This is all pretty strong stuff, yet makes sense in theory, until we realise that the US also supports some pretty rough regimes, where genocide, drug exporting, the development of weapons of mass destruction, political imprisonment and torture have been, and often still are, the order of the day; the US often supports terrorist groups - terming them “freedom fighters.” US support for the Contras in Nicaragua springs to mind, not to forget the creation of the Pinochet regime which, with clandestine CIA support, overthrew with military force, a democratically elected government.  As for Turkey, Israel and Saudi Arabia, the less said the better.  Perhaps the US should, in specific cases, impose sanctions on itself.

In an even more missionary vein, Charles Maynes, a former editor of “Foreign Policy”, concludes his piece in “Foreign Affairs” by stating that the West still faces an extraordinary opportunity.  “Rarely in history”, he writes, “do most major powers proclaim allegiance to one political and economic model, which happens to be our own - one which, if properly regulated, can bring enormous benefits to humanity.  It is equally rare that all the great powers essentially endorse the status quo, which happens to favor us.  Indeed, for the first time ever, all major powers prefer internal development to foreign expansion.  It is also the first time that communications make possible citizen-to-citizen contact on a truly global basis - and those citizens not only speak to one another largely in English, but they use reassuringly familiar Western concepts.  The United States and its allies could seize this opportunity.  To do so, however, will require a larger vision of the future than Western leaders have displayed in the 1990’s.  In the time remaining before the millennium ends, the West will not continue to have the luxury of standing pat.”

This statement is riddled with contradictions, inconsistencies, presumptions, and lacks academic evidence.  First, he appears to place an automatic reliance on “the West,” as if it is the saviour of the world, with the implication that everything that is “non-West” is inferior.  He sounds rather like the most extreme Soviet Marxist-Leninists at the height of the Cold War.  Second, he does not explain what he means by “the West”.  Does he mean NATO, the Graeco-Roman heritage, the old antithesis of the Communist “East”, the simple geographic concept, or “McWest”, in other words the “Coca-Cola, Rock n’Roll, blue-jeans consumer-oriented culture,” or a mixture of some or all of these?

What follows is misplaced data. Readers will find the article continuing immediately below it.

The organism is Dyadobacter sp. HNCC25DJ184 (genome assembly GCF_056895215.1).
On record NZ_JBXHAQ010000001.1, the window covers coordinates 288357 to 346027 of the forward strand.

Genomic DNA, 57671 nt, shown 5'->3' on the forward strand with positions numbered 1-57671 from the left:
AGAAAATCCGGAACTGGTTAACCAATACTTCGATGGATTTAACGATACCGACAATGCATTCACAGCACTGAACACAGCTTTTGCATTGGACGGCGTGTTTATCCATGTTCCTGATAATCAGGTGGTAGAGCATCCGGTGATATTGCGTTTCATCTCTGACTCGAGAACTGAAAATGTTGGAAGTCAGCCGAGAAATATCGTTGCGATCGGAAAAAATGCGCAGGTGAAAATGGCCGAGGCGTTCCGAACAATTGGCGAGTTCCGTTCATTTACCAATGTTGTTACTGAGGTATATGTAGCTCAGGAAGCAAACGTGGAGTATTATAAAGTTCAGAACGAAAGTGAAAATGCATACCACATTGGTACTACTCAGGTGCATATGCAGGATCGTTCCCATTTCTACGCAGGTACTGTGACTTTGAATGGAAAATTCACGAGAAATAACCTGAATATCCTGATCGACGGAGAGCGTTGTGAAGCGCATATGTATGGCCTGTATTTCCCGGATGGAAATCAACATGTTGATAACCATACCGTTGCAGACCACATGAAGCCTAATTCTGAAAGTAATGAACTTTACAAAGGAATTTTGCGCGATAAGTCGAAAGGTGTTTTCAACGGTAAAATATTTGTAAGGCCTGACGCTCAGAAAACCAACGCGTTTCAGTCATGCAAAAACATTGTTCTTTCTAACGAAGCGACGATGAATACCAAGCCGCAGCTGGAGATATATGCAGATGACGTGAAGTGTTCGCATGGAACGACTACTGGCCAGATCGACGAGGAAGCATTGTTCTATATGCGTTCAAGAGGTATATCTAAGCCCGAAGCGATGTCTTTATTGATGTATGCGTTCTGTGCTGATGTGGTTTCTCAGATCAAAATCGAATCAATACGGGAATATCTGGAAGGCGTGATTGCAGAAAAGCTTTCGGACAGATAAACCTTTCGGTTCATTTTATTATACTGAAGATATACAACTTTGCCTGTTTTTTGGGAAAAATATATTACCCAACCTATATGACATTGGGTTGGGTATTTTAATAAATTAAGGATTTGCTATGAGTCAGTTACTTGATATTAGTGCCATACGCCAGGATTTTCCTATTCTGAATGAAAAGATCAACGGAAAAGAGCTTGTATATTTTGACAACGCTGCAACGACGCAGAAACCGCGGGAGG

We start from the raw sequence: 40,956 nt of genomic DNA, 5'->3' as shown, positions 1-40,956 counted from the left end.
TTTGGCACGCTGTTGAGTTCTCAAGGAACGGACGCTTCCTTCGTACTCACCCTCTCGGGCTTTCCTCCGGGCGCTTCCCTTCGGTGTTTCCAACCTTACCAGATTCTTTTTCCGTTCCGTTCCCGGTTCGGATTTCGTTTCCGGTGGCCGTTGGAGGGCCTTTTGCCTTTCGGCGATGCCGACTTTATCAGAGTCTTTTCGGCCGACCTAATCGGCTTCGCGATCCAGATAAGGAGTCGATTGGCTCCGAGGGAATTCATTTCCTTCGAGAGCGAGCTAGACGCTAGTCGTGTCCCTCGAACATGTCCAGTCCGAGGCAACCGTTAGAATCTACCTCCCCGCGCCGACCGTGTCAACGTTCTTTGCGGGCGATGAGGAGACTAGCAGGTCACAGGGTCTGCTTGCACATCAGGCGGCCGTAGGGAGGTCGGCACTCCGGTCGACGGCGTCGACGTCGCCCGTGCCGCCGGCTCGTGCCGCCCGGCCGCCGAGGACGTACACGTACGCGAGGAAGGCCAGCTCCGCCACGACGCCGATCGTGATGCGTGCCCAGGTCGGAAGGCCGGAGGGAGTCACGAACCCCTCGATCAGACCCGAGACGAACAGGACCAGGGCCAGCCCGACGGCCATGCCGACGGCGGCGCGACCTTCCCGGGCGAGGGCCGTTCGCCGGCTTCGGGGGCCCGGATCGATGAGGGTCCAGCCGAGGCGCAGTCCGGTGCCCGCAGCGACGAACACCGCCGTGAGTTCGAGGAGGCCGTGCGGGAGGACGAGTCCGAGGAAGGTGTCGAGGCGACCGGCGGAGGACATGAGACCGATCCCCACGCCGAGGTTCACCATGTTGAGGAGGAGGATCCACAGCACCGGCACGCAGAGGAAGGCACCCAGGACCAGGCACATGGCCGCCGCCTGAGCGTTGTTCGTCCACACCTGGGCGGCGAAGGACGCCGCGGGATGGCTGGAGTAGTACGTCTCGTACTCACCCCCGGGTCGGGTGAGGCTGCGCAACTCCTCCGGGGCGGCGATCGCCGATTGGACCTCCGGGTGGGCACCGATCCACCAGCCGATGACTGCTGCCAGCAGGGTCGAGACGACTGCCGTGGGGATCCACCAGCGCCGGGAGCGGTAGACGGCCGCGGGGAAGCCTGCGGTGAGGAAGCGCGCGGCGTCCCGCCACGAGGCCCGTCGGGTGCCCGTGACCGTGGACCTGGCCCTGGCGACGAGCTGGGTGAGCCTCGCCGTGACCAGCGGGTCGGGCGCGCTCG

Third, he avoids justifying or even explaining his presumption that “most major powers” proclaim allegiance to one political and economic model.  Most major countries’ economic systems are different to that of the US.  In Germany, for example, the social market economy is very different to the US system, while the French tendency towards a measure of centralised economic planning (viz. the first French planning Commissioner, Monet) is another system.  Only Britain begins to come close to the US economic model. and not that close, now that she has signed up to the European Social Chapter ( albeit with various derogations); as for the EU in general, it is eminently more “socially aware” in its social security policies than the purer “free market” hire-and-fire policy of the US economy.  Maynes’ ideas do not seem to have been thought out.

Fourth, he claims that all major powers essentially endorse the status quo, yet does not grace us with his definition of the status quo, if indeed one does exist.  Certainly, it did during the Cold War, and was generally respected, bar a few exceptions such as the Cuban missile crisis and Vietnam; yet even these exceptions tested - rather than attacked - Cold War parameters.

Fifth, Maynes appears to contradict himself by saying that “Fukuyaman” foreign policy - i.e. an assumption that open market economies are the only model that states would follow - has collapsed, having earlier implied the opposite, namely that “most major powers proclaim allegiance to one political and economic model, which happens to be our own.”

Sixth, by stating that citizens speak to one another largely in English (this is simply nonsense) and use reassuringly “Western” concepts, without at least explaining these concepts, he betrays superficiality.  If he means modern fashion and consumerism, he is treading on very thin intellectual ice, since beneath the façade and veneer of “westernisation” in traditionally “non-western” societies, lie reality and ancient characteristics that no amount of Coca-Cola can erase.  The case of Iran is a sad case in point, when the Shah’s artificially accelerated “Western” programme led to a horrible and exaggerated backlash.  As for Turkey, the artificial “westernisation” measures of Kemal Ataturk are also leading to political and social instability.